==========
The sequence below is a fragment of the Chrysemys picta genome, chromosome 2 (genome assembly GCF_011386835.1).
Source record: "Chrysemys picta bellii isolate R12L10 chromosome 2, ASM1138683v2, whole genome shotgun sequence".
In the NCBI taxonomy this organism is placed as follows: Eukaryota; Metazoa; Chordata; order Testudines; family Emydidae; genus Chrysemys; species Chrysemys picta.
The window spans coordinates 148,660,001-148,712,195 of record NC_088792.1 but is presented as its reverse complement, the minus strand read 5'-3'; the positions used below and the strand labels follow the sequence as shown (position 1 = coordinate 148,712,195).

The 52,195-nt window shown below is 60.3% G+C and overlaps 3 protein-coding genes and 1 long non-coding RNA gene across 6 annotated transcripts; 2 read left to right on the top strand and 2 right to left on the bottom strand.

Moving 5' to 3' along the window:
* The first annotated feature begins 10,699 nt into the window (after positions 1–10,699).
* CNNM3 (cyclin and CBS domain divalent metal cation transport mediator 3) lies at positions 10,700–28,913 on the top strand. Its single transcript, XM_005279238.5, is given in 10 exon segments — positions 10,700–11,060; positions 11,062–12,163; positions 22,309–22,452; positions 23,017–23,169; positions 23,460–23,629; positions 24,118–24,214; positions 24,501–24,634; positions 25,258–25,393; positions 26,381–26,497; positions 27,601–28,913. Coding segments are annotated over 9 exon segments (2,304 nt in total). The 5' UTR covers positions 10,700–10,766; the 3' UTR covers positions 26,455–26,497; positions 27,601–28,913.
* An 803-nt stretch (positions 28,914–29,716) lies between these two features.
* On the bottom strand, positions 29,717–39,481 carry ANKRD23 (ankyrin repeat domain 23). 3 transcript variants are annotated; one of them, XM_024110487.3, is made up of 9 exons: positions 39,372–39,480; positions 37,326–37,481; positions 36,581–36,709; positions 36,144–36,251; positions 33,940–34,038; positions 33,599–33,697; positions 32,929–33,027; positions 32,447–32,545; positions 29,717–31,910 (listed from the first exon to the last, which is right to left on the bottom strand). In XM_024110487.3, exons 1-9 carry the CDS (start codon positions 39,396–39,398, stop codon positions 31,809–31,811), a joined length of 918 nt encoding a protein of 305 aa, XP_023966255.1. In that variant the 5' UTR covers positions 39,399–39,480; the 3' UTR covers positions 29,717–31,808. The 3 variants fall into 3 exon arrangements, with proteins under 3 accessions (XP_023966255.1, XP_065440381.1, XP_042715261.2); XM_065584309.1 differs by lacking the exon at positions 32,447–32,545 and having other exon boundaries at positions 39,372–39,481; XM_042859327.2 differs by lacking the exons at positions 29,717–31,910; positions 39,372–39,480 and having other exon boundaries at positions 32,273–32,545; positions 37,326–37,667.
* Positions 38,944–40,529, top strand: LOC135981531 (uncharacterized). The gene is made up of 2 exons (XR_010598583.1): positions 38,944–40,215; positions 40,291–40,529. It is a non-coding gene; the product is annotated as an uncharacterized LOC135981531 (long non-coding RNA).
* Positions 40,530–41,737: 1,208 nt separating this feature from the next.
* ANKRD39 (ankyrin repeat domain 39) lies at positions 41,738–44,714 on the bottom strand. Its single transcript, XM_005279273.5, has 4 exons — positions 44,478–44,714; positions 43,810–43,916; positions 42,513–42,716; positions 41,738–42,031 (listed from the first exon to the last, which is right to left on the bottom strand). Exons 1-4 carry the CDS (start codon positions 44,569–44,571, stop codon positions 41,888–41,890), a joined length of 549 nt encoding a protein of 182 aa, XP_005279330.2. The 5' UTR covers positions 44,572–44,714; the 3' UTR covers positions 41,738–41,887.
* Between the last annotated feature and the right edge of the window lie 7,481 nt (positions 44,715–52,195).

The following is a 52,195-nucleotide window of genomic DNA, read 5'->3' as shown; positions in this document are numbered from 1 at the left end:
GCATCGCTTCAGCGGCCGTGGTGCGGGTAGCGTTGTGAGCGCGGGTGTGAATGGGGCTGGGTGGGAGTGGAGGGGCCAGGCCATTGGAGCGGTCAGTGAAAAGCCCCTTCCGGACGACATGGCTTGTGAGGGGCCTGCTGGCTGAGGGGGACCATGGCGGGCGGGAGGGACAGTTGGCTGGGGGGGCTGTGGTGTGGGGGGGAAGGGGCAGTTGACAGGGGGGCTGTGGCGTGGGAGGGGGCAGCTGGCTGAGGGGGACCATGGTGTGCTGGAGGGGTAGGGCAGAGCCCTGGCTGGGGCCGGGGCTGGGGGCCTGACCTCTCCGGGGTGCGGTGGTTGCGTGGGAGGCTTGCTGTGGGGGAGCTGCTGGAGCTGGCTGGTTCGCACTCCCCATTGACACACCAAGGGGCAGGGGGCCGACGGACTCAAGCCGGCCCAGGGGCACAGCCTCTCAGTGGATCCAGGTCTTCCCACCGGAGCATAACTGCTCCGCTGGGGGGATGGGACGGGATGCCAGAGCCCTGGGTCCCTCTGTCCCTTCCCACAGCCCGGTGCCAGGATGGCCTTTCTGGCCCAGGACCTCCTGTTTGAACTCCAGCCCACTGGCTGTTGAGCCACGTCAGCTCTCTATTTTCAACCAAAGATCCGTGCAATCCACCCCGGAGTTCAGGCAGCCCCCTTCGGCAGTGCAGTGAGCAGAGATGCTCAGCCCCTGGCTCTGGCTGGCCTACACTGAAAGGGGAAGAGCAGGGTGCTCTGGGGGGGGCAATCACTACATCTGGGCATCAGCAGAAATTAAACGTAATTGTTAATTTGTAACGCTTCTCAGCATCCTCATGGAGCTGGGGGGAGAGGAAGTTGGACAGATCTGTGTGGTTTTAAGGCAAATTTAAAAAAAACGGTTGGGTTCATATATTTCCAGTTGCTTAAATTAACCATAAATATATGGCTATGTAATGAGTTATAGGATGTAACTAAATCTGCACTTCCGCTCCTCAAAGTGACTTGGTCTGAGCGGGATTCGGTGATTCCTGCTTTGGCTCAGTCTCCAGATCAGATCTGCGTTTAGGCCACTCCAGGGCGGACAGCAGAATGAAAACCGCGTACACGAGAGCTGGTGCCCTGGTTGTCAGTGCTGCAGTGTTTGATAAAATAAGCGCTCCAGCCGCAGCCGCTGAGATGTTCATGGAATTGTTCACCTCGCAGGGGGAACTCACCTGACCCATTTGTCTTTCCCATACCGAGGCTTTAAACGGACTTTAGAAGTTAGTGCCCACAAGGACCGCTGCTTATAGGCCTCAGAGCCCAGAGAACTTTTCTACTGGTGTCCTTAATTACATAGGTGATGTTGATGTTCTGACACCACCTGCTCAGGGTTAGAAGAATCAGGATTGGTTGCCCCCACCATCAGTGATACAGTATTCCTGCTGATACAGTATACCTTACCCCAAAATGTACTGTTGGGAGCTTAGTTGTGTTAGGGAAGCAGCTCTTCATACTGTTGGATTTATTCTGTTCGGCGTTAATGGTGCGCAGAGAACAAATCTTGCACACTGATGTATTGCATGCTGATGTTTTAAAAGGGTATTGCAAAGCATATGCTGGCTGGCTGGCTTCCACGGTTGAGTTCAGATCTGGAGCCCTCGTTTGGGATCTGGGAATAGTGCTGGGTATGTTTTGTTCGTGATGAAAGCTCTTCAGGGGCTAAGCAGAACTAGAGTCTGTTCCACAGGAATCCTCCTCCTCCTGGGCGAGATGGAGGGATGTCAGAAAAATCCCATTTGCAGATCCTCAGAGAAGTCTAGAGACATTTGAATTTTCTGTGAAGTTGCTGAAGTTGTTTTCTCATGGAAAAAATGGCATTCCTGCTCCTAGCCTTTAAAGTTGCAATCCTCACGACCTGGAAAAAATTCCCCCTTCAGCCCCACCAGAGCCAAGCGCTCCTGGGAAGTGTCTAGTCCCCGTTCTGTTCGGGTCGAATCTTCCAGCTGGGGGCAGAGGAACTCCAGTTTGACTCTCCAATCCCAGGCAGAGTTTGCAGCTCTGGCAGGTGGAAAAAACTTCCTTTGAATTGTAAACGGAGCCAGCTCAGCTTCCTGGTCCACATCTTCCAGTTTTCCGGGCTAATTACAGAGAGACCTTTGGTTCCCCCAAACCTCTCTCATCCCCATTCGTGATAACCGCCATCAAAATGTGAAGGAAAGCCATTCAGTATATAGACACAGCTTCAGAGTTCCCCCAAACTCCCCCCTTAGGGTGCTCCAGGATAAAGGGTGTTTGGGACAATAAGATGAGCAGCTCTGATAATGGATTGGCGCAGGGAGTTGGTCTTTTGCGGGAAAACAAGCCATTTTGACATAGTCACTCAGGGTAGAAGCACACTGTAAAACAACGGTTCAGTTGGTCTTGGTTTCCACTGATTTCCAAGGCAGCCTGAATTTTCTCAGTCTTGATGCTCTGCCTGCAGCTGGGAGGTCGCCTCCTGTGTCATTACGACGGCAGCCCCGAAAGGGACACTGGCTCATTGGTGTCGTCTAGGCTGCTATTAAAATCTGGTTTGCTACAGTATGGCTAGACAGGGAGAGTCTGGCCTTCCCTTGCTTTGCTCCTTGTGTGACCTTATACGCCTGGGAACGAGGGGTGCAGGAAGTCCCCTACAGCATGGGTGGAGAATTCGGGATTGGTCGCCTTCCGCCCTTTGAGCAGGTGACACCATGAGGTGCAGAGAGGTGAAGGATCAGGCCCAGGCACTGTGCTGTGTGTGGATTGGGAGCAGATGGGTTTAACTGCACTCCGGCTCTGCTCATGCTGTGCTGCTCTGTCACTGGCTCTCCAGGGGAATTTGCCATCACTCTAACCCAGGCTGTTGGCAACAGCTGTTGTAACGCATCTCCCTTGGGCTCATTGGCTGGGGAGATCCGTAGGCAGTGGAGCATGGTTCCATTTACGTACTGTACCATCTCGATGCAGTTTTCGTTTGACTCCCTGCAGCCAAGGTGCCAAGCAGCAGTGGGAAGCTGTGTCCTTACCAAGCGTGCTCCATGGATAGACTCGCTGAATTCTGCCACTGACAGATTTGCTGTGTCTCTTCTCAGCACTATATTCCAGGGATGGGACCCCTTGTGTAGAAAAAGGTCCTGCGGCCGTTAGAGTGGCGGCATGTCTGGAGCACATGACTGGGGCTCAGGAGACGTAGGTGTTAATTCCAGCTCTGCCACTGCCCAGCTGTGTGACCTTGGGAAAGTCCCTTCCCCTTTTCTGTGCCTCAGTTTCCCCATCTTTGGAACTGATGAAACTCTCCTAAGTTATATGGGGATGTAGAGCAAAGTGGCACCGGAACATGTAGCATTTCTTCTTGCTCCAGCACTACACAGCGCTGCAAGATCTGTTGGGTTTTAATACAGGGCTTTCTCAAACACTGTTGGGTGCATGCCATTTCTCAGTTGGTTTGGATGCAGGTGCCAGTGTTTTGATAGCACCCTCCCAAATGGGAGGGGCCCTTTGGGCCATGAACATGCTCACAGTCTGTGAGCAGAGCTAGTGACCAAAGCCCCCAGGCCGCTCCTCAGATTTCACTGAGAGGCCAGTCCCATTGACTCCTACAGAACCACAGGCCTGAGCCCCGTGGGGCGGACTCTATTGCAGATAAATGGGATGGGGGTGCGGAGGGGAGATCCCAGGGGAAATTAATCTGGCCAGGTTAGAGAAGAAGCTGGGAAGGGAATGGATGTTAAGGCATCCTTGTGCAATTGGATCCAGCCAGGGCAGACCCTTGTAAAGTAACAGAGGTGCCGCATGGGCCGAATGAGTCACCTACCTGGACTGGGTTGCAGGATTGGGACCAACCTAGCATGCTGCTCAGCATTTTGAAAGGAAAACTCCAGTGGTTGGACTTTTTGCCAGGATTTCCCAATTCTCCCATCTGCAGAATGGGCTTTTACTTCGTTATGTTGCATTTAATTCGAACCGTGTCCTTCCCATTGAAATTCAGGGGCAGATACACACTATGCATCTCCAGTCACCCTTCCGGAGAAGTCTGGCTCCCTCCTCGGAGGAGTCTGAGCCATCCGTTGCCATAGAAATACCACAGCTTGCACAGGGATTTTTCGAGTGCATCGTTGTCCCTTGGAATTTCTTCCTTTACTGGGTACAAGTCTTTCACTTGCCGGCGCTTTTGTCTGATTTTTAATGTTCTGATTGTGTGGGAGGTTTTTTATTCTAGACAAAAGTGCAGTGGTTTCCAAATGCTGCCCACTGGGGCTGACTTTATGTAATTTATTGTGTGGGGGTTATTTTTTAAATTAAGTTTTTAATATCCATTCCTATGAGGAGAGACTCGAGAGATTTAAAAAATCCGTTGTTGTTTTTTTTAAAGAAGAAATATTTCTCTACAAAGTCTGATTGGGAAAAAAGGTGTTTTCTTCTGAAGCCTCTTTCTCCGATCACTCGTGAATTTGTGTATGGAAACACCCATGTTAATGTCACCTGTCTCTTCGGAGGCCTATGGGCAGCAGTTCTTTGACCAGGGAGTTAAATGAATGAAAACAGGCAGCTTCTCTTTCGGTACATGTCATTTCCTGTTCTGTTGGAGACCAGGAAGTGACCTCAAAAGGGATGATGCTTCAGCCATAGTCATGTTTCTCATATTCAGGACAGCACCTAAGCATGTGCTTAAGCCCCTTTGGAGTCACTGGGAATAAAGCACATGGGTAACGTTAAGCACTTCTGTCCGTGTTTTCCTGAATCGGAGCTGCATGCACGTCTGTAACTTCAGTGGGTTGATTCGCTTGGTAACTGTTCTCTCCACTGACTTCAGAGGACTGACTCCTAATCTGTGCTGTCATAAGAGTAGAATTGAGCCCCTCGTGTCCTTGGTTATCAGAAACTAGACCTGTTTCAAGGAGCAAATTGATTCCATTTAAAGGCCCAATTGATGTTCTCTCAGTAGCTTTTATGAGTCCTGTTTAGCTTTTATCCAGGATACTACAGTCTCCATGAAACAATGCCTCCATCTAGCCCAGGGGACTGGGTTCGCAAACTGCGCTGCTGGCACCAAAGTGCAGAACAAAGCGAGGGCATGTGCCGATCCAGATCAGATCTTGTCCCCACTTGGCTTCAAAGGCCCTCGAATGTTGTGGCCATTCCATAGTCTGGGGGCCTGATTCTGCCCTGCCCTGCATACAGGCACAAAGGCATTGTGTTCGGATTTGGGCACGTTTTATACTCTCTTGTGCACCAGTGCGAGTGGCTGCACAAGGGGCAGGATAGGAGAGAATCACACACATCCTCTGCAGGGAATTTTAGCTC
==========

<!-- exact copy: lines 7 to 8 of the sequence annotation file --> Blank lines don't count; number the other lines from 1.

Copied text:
* The first annotated feature begins 10,699 nt into the window (after positions 1–10,699).
* CNNM3 (cyclin and CBS domain divalent metal cation transport mediator 3) lies at positions 10,700–28,913 on the top strand. Its single transcript, XM_005279238.5, is given in 10 exon segments — positions 10,700–11,060; positions 11,062–12,163; positions 22,309–22,452; positions 23,017–23,169; positions 23,460–23,629; positions 24,118–24,214; positions 24,501–24,634; positions 25,258–25,393; positions 26,381–26,497; positions 27,601–28,913. Coding segments are annotated over 9 exon segments (2,304 nt in total). The 5' UTR covers positions 10,700–10,766; the 3' UTR covers positions 26,455–26,497; positions 27,601–28,913.